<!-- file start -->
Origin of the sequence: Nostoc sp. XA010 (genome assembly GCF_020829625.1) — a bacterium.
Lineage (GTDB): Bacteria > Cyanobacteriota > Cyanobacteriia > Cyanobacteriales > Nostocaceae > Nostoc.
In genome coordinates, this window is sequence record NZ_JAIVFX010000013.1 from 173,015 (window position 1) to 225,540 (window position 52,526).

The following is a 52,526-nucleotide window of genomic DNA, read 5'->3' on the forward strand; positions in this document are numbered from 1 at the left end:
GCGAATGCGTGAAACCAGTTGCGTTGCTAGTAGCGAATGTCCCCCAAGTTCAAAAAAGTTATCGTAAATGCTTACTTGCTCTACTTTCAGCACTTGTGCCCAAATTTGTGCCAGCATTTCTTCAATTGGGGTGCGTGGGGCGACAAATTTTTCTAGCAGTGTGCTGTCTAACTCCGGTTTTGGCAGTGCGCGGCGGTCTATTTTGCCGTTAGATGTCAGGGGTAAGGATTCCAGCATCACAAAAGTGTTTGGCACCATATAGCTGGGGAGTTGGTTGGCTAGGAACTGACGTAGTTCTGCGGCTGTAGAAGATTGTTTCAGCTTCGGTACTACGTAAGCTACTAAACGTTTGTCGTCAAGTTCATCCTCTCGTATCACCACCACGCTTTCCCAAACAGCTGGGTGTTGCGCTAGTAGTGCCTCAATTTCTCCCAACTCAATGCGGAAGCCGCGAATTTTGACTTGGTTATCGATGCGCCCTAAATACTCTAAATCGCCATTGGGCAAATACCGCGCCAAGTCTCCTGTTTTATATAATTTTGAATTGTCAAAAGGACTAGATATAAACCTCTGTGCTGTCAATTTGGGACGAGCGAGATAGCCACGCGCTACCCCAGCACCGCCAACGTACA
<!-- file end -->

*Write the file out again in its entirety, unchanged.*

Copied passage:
Origin of the sequence: Nostoc sp. XA010 (genome assembly GCF_020829625.1) — a bacterium.
Lineage (GTDB): Bacteria > Cyanobacteriota > Cyanobacteriia > Cyanobacteriales > Nostocaceae > Nostoc.
In genome coordinates, this window is sequence record NZ_JAIVFX010000013.1 from 173,015 (window position 1) to 225,540 (window position 52,526).

The following is a 52,526-nucleotide window of genomic DNA, read 5'->3' on the forward strand; positions in this document are numbered from 1 at the left end:
GCGAATGCGTGAAACCAGTTGCGTTGCTAGTAGCGAATGTCCCCCAAGTTCAAAAAAGTTATCGTAAATGCTTACTTGCTCTACTTTCAGCACTTGTGCCCAAATTTGTGCCAGCATTTCTTCAATTGGGGTGCGTGGGGCGACAAATTTTTCTAGCAGTGTGCTGTCTAACTCCGGTTTTGGCAGTGCGCGGCGGTCTATTTTGCCGTTAGATGTCAGGGGTAAGGATTCCAGCATCACAAAAGTGTTTGGCACCATATAGCTGGGGAGTTGGTTGGCTAGGAACTGACGTAGTTCTGCGGCTGTAGAAGATTGTTTCAGCTTCGGTACTACGTAAGCTACTAAACGTTTGTCGTCAAGTTCATCCTCTCGTATCACCACCACGCTTTCCCAAACAGCTGGGTGTTGCGCTAGTAGTGCCTCAATTTCTCCCAACTCAATGCGGAAGCCGCGAATTTTGACTTGGTTATCGATGCGCCCTAAATACTCTAAATCGCCATTGGGCAAATACCGCGCCAAGTCTCCTGTTTTATATAATTTTGAATTGTCAAAAGGACTAGATATAAACCTCTGTGCTGTCAATTTGGGACGAGCGAGATAGCCACGCGCTACCCCAGCACCGCCAACGTACA